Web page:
What constitutes a “great institution?” I guess the best definition of a great institution is something that is a “characteristic and persistent feature in social or national life or habits.” Back home I’d think the pub could be considered a great British institution, steak and kidney pudding, fish and chips, Big Ben, the Tower of London, Marks and Spencer, etc, etc …
Part of the joy of coming to live in a different country is discovering those things that represent the character, social history and traditional habits of a place. Something, that when you see it or hear of it you instantly recognise it, understand its significance and its place in the foundation of the culture in which it exists. If I said Statue of Liberty, Eiffel Tower, Buckingham Palace … these are all icons of national identity and as such you’d immediately have a sense of the history and social significance that each of these hold in the national identity of each country. They feature large in the collective consciousness. But there are other things, smaller things but no less significant or prominent in the collective consciousness and therefore worthy of inclusion in the category of ‘national institution’. Continue reading →
I don’t know the answer to that question and I really wish that it hadn’t. This poor creature appears to have been side-swiped by a passing car as it tried to cross the road, managed to slither to the verge and then died. It’s a great pity because these snakes are handy to have around. It’s a rat snake, which is a fairly common variety around North Carolina, and is a constrictor. It mainly hunts and feeds on rodents, small birds and birds eggs and, from what I’ve been told, it also keeps the poisonous snake population down as well. We found this one the morning after a heavy rain storm so I can only assume it was out foraging and fell foul of traffic as it attempted to cross the road in the dark of the night. Here’s a picture of a healthy, live one.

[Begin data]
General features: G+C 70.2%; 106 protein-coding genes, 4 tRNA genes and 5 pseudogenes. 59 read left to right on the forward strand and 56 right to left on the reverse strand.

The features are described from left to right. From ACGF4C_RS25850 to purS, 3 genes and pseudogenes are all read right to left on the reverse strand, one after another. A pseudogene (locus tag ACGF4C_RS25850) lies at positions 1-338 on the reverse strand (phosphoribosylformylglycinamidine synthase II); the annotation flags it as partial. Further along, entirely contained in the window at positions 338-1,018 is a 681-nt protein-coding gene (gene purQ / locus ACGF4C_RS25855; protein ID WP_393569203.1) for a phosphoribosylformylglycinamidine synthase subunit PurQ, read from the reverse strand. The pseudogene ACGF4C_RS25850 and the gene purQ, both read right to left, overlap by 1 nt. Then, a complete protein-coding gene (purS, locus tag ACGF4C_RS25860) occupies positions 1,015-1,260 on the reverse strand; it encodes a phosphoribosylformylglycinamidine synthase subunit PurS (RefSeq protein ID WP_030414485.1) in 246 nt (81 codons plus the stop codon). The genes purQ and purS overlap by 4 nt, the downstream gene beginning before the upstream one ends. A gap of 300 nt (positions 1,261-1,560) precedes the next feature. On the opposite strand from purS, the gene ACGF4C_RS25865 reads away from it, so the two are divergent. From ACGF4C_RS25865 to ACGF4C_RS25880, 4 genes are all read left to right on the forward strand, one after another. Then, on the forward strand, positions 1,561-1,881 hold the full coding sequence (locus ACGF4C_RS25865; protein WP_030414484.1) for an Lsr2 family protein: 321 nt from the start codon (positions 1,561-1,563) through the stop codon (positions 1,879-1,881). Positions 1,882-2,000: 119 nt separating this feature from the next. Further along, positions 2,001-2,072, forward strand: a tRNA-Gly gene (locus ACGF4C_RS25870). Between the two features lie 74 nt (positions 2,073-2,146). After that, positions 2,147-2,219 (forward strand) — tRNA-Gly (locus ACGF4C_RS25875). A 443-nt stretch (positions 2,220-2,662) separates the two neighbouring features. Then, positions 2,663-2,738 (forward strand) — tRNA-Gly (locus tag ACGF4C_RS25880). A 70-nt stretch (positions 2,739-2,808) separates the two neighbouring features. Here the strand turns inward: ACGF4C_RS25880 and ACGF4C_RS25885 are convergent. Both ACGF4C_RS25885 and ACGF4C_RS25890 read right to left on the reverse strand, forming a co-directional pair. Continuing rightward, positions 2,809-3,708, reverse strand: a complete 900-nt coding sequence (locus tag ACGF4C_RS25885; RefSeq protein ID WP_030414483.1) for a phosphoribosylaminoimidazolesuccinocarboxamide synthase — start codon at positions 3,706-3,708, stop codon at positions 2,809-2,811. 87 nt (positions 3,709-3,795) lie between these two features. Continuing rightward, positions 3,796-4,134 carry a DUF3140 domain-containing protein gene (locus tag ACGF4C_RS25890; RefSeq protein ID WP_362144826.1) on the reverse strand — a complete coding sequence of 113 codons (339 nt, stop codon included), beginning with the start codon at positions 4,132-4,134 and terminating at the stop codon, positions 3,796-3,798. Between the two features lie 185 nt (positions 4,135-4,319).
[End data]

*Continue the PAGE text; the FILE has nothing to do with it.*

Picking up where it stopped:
A B\black rat snake (Elaphe obsoleta obsoleta). The keeled scales, white chin and lighter ventral scales are keys to identifying it. Notice the opaque (blue) eyes which mean the snake is in “molt” and will shed its skin in a week or so. (Photo credit: Wikipedia)
I can hardly believe that it’s been a year since I left the chilly shores of Dear Old Blighty behind me for the sunnier climes of the Southern United States. For the first time in a very long time I experienced a winter without any snow! I can’t tell you how good that feels; no scraping ice off the windscreen, no shovelling snow, no slipping and sliding on glassy pavements, no woolly gloves and scarves, no thermal hats or linings to ones shoes, no heavy moleskin trousers or innumerable layers of clothing, no cars being snowed in or stuck because the roads are covered in ice, no weeks and weeks of slush everywhere and salt on ones shoes, no heavy overcast skies for day after day, no biting cold wind whistling round your trossocks, Continue reading →
Since coming to America I’ve discovered a health issue that I’ve previously been immune to. Allergies.
When I’d heard people talk about ‘allergies’ in the past it always reminded me of Jack Lemon as Felix Ungar in The Odd Couple. All my life I’ve been able to romp about in the hay bales, stroll through fields chest high with rape plants, inhale deeply the fragrances of flower gardens, watch fluffy clouds traverse across the sky whilst lying on my back in a summer meadow, etc, etc …… you get the picture.
Now, I have to take an antihistamine tablet everyday unless I want to spend the day sneezing my head off! The reason? This stuff: Continue reading →
It’s happened to me plenty of times and to you too, I’m sure, when an an exasperated parent, spouse, lover, relative or whoever, has said to you – usually after you’ve managed to annoy them in some fashion – through gritted teeth, and often accompanied by some heavy huffing and puffing, stamping of feet and shaking of the head, “I wish I knew what’s going on inside that head of yours.”
If I was a neurologist or neurosurgeon I’m sure that I could come up with a dead-pan matter-of-fact response that outlined exactly how neurons transmit electrochemicals, how the brain stem controls reflexes, automatic functions and limb movements, how the cerebellum coordinates limb movements, the hypothalamus and pituitary gland deal with body temperature and behavioral responses, and the cerebrum initiates motor functions, controls emotions and holds memory. But that would only make matters worse, I’m sure.
They say a picture paints a thousand words and I’m not a neuroscientist so how about a photograph instead? In the best tradition of children’s TV here’s one I made earlier.
That’s me and through the magic of photo manipulation that is an actual snapshot of my brain activity. Not much going on as you can see.
Of course, not everyone has a picture from a brain scan readily to hand in their wallet ready to whip it out whenever the occasion demands, and I only happen to have one because I did have an MRI recently and it seemed a pity not to make use of all those lovely pictures. But, if you do happen to have one, then consider keeping it about your person if only for the satisfaction of seeing that priceless “WTF …?” look on the other person’s face as you calmly direct them to look at your brain pic with a, “There you go, see what you make of that.”